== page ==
Italian luxury car manufacturer Maserati came into existence in December 1914. Six Maserati brothers– Alfieri, Carlo, Bindo, Mario, Ettore and Ernesto - were behind this famous automobile brand that has been an object of fancy of the rich and elite right from the start of the 20th century.
Maserati’s prominent trident emblem is believed to have been designed by Mario, one of the Maserati brothers who became a painter. The logo depicts a rose and is based on the Fontana del Nettuno, Bologna.
While Mario pursued his interest in painting, the rest of the brothers remained in the automobile business taking care of design and engineering.
One of the six brothers Alfieri started his journey in the automobile industry as a racing driver and won some major races. Impressed by his performance, Diatto gave him the opportunity to design cars as well as race for the company. Alfieri, Bindo and Ernesto went on to build several 2-litre Grand Prix cars for Diatto.
When Diatto stopped manufacturing race cars, Alfieri produced the first Maserati – Tipo 26 that won its debut race, the 1926 Targa Florio. Following upon this success, Maserati went on to manufacture racing cars with 4, 6, 8 and 16 cylinders. Even after Alfieri died in 1932, Bindo, Ernesto and Ettore continued making racing cars that won many championships. Maserati 8CTF was the only Italian car to win the Indianapolis 500 in addition to several other races.
The Maserati brothers sold their company shares (but continued their engineering role) to the Orsi family in 1937 after which the headquarters were shifted to Modena (current HQ).
With the Second World War, the priorities of the company changed as it started producing components for usage in the Italian war effort. After the war phase came the Maserati A6 series that was a roaring success in the racing arena.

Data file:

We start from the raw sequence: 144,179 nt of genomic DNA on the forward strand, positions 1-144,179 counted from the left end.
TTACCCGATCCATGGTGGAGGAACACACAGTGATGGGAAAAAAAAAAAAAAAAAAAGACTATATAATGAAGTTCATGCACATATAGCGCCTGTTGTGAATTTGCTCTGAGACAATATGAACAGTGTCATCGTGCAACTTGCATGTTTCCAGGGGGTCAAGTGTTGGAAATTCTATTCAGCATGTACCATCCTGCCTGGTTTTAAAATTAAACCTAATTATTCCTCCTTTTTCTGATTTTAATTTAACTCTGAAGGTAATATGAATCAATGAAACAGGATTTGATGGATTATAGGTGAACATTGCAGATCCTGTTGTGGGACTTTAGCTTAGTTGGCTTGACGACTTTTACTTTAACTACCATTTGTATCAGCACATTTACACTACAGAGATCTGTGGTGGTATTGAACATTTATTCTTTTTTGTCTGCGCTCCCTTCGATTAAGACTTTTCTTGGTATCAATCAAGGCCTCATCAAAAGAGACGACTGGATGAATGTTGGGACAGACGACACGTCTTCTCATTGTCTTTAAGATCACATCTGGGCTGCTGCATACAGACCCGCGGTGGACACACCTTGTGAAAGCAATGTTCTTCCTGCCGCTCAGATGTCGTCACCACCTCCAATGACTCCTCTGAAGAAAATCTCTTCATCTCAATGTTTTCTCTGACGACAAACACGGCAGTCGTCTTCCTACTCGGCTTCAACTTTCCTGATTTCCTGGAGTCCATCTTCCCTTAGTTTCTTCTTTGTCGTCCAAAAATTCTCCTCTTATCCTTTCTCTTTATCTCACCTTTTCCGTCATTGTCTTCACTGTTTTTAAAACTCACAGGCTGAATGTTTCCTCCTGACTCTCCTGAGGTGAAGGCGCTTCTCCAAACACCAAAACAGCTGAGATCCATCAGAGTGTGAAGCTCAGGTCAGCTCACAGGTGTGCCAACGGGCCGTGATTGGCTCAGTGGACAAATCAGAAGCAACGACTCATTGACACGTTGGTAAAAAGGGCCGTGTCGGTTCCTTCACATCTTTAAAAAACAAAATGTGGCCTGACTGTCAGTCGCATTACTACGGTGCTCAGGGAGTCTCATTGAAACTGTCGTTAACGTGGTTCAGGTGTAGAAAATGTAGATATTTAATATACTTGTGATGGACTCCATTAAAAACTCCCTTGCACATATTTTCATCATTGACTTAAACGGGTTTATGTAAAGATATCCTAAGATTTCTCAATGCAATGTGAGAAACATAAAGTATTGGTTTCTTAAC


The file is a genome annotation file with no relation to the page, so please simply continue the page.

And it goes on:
After their 10-year contract with Orsi, the Maserati brothers formed OSCA. This new team at Maserati worked on several projects: the 4CLT, the A6 series, the 8CLT, and, pivotally for the future success of the company, the A6GCM.
The 1950s saw Argentinian driver Juan-Manuel Fangio winning many races for Maserati including the world championship in the Maserati 250F. As the 1960s drew to a close, Maserati was taken over by French car manufacturer Citroën in 1968. This was when Maserati Bora, Merak and Khamsin were launched. Maserati Quattroporte II never went into mass production but had seven made-to-order cars.
In 1975, an Argentinian racing driver named Alessandro de Tomaso bought over the company. From the year 1976, new Maserati models - Maserati Kyalami and Maserati Quattroporte III – were introduced.
After a hiatus of about 18 years, ownership changed hands again- this time, it was Fiat taking over the reins of the company in 1993. This was followed by the launch of 3200 GT and Maserati Spyder and Coupé in 2002. These cars were further replaced by the GranTurismo and GranCabrio.
A mere four years after it had taken ownership of the company, Fiat Auto sold 50% of its stake to Ferrari. The Italian racing giant made Maserati its luxury division and worked hard revive the brand that had come to the verge of bankruptcy.
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